She slowly finds herself dealing with more intense loneliness and and an empty feeling that nothing will ever work out in her favor. Nobody loves her and it's best if she just leaves them alone. The only 'friends' she has are anonymous and live far away, communicating with her by whispering bubbled messages into a fast moving current (it's an analogy for the internet). --- TO BE CONTINUED ---Russia has 86 Belugas in cages.
“They tell me that most likely is the Russian navy in Murmansk,” said Rikardsen.
In 1980s Soviet Russia, a programme saw dolphins recruited for military training, their razor-sharp vision, stealth and good memory making them effective underwater tools for detecting weapons. However, a 2017 report by TV Zvezda, a station owned by the defense ministry, revealed that the Russian navy has again been training beluga whales, seals and bottlenose dolphins for military purposes in polar waters.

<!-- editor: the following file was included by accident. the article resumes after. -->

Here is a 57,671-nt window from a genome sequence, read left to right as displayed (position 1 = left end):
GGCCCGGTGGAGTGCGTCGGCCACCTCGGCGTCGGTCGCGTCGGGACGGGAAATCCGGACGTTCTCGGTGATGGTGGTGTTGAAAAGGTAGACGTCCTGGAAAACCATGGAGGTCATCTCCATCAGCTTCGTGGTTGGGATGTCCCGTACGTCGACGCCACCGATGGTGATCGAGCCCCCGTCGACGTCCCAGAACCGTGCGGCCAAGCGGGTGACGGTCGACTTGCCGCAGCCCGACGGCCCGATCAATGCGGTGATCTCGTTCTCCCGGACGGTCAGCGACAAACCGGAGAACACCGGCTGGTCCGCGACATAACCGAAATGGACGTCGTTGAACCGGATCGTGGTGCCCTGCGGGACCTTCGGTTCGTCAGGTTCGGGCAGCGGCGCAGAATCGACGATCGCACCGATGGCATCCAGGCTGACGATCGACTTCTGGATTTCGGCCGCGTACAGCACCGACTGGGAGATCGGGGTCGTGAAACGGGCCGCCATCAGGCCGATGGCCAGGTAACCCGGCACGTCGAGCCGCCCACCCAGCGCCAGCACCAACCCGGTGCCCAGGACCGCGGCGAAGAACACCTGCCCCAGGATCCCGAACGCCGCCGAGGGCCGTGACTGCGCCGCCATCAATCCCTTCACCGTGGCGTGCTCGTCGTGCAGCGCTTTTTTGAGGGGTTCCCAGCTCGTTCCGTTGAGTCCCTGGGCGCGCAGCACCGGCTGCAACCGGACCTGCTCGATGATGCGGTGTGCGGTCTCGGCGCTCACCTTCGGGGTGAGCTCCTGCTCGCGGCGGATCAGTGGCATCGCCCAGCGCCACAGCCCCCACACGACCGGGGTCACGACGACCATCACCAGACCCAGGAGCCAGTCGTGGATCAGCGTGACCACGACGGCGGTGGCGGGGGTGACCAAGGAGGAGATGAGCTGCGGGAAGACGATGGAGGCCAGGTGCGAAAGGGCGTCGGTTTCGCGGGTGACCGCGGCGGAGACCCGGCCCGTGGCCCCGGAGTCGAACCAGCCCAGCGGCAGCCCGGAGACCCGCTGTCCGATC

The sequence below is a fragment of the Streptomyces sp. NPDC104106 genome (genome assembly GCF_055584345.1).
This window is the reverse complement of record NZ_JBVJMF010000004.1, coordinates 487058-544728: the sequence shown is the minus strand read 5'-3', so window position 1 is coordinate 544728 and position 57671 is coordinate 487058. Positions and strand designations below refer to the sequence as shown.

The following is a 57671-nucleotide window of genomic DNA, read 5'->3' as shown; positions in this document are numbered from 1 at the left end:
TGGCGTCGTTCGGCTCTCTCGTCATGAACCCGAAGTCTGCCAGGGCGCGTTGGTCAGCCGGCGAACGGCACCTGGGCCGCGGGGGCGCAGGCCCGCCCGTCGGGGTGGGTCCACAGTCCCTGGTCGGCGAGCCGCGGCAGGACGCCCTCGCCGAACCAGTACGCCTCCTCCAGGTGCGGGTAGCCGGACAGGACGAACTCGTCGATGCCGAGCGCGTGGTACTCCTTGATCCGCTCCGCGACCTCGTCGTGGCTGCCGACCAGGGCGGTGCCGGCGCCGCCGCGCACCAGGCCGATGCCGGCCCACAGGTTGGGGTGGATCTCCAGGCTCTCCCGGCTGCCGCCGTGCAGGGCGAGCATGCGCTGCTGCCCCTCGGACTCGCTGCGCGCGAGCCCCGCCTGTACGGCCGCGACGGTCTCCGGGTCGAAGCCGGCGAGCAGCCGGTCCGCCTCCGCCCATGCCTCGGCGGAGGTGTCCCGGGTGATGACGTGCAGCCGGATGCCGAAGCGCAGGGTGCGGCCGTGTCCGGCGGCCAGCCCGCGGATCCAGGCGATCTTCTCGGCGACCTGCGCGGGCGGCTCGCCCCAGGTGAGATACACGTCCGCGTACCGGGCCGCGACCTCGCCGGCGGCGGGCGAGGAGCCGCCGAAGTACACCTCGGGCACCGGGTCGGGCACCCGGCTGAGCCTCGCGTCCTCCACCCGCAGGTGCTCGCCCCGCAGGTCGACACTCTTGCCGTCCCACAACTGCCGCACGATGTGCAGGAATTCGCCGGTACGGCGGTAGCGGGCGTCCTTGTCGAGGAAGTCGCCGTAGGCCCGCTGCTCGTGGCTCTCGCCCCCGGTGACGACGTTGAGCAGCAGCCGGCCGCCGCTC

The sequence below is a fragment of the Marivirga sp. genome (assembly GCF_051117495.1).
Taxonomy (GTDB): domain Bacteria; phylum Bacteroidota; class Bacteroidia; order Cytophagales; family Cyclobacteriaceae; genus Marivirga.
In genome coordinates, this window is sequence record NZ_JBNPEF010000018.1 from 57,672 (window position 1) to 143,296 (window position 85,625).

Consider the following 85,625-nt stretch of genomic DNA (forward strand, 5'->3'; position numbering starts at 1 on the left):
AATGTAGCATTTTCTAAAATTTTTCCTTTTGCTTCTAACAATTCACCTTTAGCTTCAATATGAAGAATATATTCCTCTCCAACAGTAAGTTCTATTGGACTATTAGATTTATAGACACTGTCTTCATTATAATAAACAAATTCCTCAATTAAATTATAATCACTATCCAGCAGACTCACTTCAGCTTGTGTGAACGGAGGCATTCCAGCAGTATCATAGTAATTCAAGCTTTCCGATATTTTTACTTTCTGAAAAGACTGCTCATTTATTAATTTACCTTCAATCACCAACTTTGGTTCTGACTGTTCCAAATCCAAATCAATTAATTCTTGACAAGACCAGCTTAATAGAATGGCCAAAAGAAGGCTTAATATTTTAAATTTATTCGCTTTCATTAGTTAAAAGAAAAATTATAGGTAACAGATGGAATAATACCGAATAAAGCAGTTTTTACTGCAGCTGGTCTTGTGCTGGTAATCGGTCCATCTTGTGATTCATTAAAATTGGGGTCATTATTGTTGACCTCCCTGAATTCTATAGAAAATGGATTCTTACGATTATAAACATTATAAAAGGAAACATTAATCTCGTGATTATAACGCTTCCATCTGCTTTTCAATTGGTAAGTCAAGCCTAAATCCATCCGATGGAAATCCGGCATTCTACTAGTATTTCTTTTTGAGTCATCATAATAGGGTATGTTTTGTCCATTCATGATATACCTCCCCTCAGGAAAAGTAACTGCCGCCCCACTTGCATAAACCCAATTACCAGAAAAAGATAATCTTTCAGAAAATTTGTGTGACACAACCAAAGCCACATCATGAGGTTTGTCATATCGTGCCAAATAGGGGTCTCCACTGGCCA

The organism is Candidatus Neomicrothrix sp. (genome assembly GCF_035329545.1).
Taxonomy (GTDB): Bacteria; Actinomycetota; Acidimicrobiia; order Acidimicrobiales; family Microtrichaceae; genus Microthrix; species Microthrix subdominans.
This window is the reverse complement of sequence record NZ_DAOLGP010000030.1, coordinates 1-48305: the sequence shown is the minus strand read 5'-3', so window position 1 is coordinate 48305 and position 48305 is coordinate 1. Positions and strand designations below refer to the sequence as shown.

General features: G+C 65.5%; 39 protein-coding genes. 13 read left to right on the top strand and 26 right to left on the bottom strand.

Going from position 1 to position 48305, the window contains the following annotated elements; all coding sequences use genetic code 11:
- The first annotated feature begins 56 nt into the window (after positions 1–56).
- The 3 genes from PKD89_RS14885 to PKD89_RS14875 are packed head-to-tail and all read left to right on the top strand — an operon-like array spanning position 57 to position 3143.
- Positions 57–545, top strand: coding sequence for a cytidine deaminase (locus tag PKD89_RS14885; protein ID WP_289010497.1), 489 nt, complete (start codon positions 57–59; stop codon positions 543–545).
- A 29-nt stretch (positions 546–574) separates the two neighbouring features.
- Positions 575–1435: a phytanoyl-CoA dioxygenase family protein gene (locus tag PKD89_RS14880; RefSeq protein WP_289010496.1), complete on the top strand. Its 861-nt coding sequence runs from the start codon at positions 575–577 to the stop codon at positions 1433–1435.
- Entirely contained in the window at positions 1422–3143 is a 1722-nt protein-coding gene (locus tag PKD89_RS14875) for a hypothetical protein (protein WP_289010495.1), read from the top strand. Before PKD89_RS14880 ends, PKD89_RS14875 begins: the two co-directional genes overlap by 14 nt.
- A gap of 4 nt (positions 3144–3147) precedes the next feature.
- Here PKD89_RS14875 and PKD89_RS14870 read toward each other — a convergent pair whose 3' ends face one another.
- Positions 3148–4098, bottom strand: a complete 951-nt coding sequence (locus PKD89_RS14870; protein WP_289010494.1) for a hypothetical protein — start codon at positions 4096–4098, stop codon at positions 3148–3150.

Audun Rikardsen, Professor at the Department of Arctic and Marine Biology at the Arctic University of Norway (Ui T), told NRK: “We know that in Russia they have had domestic whales in captivity and also that some of these have apparently been released.
Then they often seek out boats.” He said he had contacted Russian researchers who said the harnessed whale had nothing to do with them.
About 54 million years ago, a semiaquatic deerlike creature headed into the water for good, giving rise to whales and their relatives.
The newly sequenced genome of the minke whale, a baleen whale found worldwide, tells the story of how stressful this move to live underwater was.
Inside the harness, which has now been removed from the whale, were the words “Equipment of St. The fisherman said the whale was very tame and seemed used to human beings.
“If this whale comes from Russia and there is a great reason to believe it then it is not Russian scientists, but rather the navy that has done this,” said Martin Biuw of the Institute of Marine Research in Norway.
Act 1: Bela the beluga whale struggles to maintain friendly relationships with other fish and beluga whales.